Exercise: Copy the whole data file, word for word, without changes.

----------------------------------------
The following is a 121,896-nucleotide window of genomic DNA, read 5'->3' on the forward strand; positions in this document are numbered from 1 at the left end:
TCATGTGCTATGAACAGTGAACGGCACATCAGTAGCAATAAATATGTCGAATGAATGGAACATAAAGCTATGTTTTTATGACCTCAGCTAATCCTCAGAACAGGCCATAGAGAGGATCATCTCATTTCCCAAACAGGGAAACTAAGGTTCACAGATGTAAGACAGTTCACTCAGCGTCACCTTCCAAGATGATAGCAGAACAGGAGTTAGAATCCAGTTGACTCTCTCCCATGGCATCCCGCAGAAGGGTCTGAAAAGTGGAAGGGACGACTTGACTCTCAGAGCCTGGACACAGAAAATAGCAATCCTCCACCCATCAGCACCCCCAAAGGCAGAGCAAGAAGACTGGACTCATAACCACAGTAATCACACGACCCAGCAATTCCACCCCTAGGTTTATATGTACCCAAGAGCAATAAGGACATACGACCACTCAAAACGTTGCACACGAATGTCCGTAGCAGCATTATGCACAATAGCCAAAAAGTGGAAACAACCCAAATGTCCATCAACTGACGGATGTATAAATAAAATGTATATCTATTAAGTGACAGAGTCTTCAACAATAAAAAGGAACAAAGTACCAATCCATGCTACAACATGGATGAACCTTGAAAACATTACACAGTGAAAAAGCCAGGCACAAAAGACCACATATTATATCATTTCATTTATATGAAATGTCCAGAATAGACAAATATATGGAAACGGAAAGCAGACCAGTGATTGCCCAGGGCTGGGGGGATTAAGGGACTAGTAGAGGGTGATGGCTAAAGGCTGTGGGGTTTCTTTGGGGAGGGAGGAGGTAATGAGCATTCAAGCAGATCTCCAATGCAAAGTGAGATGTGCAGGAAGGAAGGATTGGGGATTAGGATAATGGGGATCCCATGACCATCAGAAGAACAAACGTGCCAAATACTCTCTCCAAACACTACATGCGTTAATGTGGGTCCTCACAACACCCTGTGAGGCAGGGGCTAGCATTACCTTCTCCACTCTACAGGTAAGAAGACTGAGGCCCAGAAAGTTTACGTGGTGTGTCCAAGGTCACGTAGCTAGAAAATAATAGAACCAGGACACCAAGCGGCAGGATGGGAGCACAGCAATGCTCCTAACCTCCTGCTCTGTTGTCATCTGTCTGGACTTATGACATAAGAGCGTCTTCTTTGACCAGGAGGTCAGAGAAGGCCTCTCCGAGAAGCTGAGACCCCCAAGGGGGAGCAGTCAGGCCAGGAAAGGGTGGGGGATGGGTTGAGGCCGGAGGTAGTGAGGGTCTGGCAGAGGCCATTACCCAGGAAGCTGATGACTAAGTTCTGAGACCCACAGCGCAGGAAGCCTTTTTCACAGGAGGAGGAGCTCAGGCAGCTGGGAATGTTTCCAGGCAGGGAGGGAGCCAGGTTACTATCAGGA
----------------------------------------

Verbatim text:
The following is a 121,896-nucleotide window of genomic DNA, read 5'->3' on the forward strand; positions in this document are numbered from 1 at the left end:
TCATGTGCTATGAACAGTGAACGGCACATCAGTAGCAATAAATATGTCGAATGAATGGAACATAAAGCTATGTTTTTATGACCTCAGCTAATCCTCAGAACAGGCCATAGAGAGGATCATCTCATTTCCCAAACAGGGAAACTAAGGTTCACAGATGTAAGACAGTTCACTCAGCGTCACCTTCCAAGATGATAGCAGAACAGGAGTTAGAATCCAGTTGACTCTCTCCCATGGCATCCCGCAGAAGGGTCTGAAAAGTGGAAGGGACGACTTGACTCTCAGAGCCTGGACACAGAAAATAGCAATCCTCCACCCATCAGCACCCCCAAAGGCAGAGCAAGAAGACTGGACTCATAACCACAGTAATCACACGACCCAGCAATTCCACCCCTAGGTTTATATGTACCCAAGAGCAATAAGGACATACGACCACTCAAAACGTTGCACACGAATGTCCGTAGCAGCATTATGCACAATAGCCAAAAAGTGGAAACAACCCAAATGTCCATCAACTGACGGATGTATAAATAAAATGTATATCTATTAAGTGACAGAGTCTTCAACAATAAAAAGGAACAAAGTACCAATCCATGCTACAACATGGATGAACCTTGAAAACATTACACAGTGAAAAAGCCAGGCACAAAAGACCACATATTATATCATTTCATTTATATGAAATGTCCAGAATAGACAAATATATGGAAACGGAAAGCAGACCAGTGATTGCCCAGGGCTGGGGGGATTAAGGGACTAGTAGAGGGTGATGGCTAAAGGCTGTGGGGTTTCTTTGGGGAGGGAGGAGGTAATGAGCATTCAAGCAGATCTCCAATGCAAAGTGAGATGTGCAGGAAGGAAGGATTGGGGATTAGGATAATGGGGATCCCATGACCATCAGAAGAACAAACGTGCCAAATACTCTCTCCAAACACTACATGCGTTAATGTGGGTCCTCACAACACCCTGTGAGGCAGGGGCTAGCATTACCTTCTCCACTCTACAGGTAAGAAGACTGAGGCCCAGAAAGTTTACGTGGTGTGTCCAAGGTCACGTAGCTAGAAAATAATAGAACCAGGACACCAAGCGGCAGGATGGGAGCACAGCAATGCTCCTAACCTCCTGCTCTGTTGTCATCTGTCTGGACTTATGACATAAGAGCGTCTTCTTTGACCAGGAGGTCAGAGAAGGCCTCTCCGAGAAGCTGAGACCCCCAAGGGGGAGCAGTCAGGCCAGGAAAGGGTGGGGGATGGGTTGAGGCCGGAGGTAGTGAGGGTCTGGCAGAGGCCATTACCCAGGAAGCTGATGACTAAGTTCTGAGACCCACAGCGCAGGAAGCCTTTTTCACAGGAGGAGGAGCTCAGGCAGCTGGGAATGTTTCCAGGCAGGGAGGGAGCCAGGTTACTATCAGGA